Tech's Center for the Study of Women in Science and Technology is another way the Institute is meeting the needs of women both on and off campus. The center offers a minor in gender studies as well as programs aimed at female students who are entering fields in science and technology.
ADVANCE-ing Toward the Future
A university also has to meet the needs of the female faculty. Through the ADVANCE program, sponsored by a grant from the National Science Foundation, Tech is working to increase the representation of women both in academia and in industry. Jane Ammons is one of four ADVANCE professors and has been at Tech since she came here as a student in 1976. As one of Tech's first female professors of engineering, she's seen firsthand how the Institute has changed through the years from a place that merely tolerated female faculty to a university that actively seeks to recruit and advance them. One of her fondest memories, she said, is fighting to get a woman's restroom put in her academic building in the late 1970's.
"I jumped into the fray with an industrial engineering study based on the numbers of males and females in the building. Making my logical engineering arguments, I approached key administrators at Tech, with no luck," she said.
Knowing a complaint to the U.S. Department of Justice could withhold all federal funding to Tech, she made one last stop at the vice president's office.
"Instead of simply changing the sign on the door, which was my request, he found the money to renovate the building and add a larger women's restroom. For the remainder of our time in that building, the women secretaries and students threatened to put up a plaque in the bathroom that said, 'When using this room, think of Jane Ammons.'"
As an ADVANCE professor, Ammons is still working to make the campus more accommodating to female faculty and students. So far, ADVANCE has been instrumental in convincing the administration to extend the tenure clock for faculty who have a new baby, adopt a child or take leave to care for a sick relative. Ammons and the other ADVANCE professors also mentor younger faculty members and actively seek out ways to promote opportunities for women.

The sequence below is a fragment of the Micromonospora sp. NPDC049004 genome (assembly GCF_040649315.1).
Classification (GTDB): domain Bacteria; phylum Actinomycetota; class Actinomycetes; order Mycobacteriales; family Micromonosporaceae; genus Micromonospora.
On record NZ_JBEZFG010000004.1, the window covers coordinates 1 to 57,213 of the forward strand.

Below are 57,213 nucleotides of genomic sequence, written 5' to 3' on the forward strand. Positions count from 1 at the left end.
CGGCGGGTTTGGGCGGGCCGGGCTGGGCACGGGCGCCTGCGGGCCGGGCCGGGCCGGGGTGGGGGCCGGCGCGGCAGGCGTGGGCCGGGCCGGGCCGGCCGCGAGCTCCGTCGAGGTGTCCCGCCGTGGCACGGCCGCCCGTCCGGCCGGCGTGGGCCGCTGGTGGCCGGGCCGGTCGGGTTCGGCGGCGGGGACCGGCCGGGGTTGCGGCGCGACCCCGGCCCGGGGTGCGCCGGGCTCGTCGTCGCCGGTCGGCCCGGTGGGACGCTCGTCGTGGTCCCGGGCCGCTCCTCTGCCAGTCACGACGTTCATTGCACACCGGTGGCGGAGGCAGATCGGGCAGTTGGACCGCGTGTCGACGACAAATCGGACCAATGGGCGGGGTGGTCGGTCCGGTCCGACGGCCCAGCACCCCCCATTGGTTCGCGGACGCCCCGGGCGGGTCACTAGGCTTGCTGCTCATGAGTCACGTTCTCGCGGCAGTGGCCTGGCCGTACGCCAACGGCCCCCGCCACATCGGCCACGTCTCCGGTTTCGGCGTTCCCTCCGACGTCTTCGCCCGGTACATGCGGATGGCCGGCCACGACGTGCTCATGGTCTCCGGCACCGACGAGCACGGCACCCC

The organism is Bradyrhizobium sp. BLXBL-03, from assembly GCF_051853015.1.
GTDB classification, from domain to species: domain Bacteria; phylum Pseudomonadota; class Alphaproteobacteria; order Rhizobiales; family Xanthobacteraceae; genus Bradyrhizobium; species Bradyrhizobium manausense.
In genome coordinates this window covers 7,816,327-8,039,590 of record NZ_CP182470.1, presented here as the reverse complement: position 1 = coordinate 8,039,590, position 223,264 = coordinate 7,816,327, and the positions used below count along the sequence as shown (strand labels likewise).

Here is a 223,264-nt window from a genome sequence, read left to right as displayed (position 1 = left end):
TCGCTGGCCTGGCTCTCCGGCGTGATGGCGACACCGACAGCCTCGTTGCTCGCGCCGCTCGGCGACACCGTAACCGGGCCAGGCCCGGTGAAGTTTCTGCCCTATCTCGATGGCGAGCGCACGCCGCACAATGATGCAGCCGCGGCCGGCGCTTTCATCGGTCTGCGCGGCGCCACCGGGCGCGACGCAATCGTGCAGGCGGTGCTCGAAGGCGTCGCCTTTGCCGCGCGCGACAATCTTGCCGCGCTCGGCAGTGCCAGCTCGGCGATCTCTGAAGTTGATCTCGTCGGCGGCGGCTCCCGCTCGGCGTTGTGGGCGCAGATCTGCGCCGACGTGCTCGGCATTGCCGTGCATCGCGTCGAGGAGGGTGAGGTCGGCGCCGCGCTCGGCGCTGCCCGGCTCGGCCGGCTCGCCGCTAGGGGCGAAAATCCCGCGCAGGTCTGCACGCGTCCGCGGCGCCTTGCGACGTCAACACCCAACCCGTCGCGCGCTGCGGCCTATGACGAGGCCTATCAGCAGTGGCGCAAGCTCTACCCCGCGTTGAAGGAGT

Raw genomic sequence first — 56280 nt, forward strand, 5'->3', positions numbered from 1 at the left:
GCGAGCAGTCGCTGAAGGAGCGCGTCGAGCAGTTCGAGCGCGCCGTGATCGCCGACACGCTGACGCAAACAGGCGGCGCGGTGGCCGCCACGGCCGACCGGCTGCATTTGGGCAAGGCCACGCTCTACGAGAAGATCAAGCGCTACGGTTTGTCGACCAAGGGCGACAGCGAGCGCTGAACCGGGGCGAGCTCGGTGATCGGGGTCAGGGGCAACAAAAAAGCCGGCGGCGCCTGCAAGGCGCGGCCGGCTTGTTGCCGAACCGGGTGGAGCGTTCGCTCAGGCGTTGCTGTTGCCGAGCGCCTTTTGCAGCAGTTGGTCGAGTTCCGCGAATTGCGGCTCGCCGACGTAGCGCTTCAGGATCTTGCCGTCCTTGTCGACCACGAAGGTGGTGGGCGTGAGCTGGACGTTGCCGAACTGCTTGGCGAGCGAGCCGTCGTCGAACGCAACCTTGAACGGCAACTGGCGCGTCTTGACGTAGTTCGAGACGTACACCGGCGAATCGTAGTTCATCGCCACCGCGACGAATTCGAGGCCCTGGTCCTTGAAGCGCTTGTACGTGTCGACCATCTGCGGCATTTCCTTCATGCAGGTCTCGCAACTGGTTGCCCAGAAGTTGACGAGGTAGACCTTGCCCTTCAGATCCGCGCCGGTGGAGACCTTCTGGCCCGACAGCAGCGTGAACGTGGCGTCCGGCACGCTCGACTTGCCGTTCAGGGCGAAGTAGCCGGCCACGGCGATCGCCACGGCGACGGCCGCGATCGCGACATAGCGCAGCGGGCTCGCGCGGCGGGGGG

"It's important for students, faculty and staff as well as the administration to see women in leadership positions," explained Rosser. "And given that Georgia Tech students are always leaders when they get out into the workplace, I expect that women who have graduated from Tech will assume leadership positions and make an impact on the world."
The Next 50 Years
As a result of Tech's commitment to women, Ammons said, "I don't think that female students today spend as much time worrying about the culture of Tech affecting women as much as they just have worries that regular students have."
But Tech still has much to do, said Rosser. "We're working to attract more women to enroll. Overall, we've had about 28-29 percent women for about a decade. We're looking at subtle changes in the curriculum because research shows that women are attracted to science and engineering when they can see its social usefulness. A Ph.D. program in the College of Computing on human-computer interaction is one of the changes Tech is looking at," she said.
Whatever changes Tech makes over the next 50 years, Rosser said, they will all meet the same high standards the women of the past 50 years have worked so hard to meet. "The women of today owe the women of the past 50 years a tremendous debt, not only to the women students but to the women faculty."
"We were just students. We weren't looking behind or ahead. We were just looking to get out, if you will," explained Mewborn. Today, I see the accomplishments of so many of our women students and what they have meant to science and technology. I'm just so happy to see the contributions that women have made. I guess had we not started this, then it wouldn't have happened. So, that makes me very proud."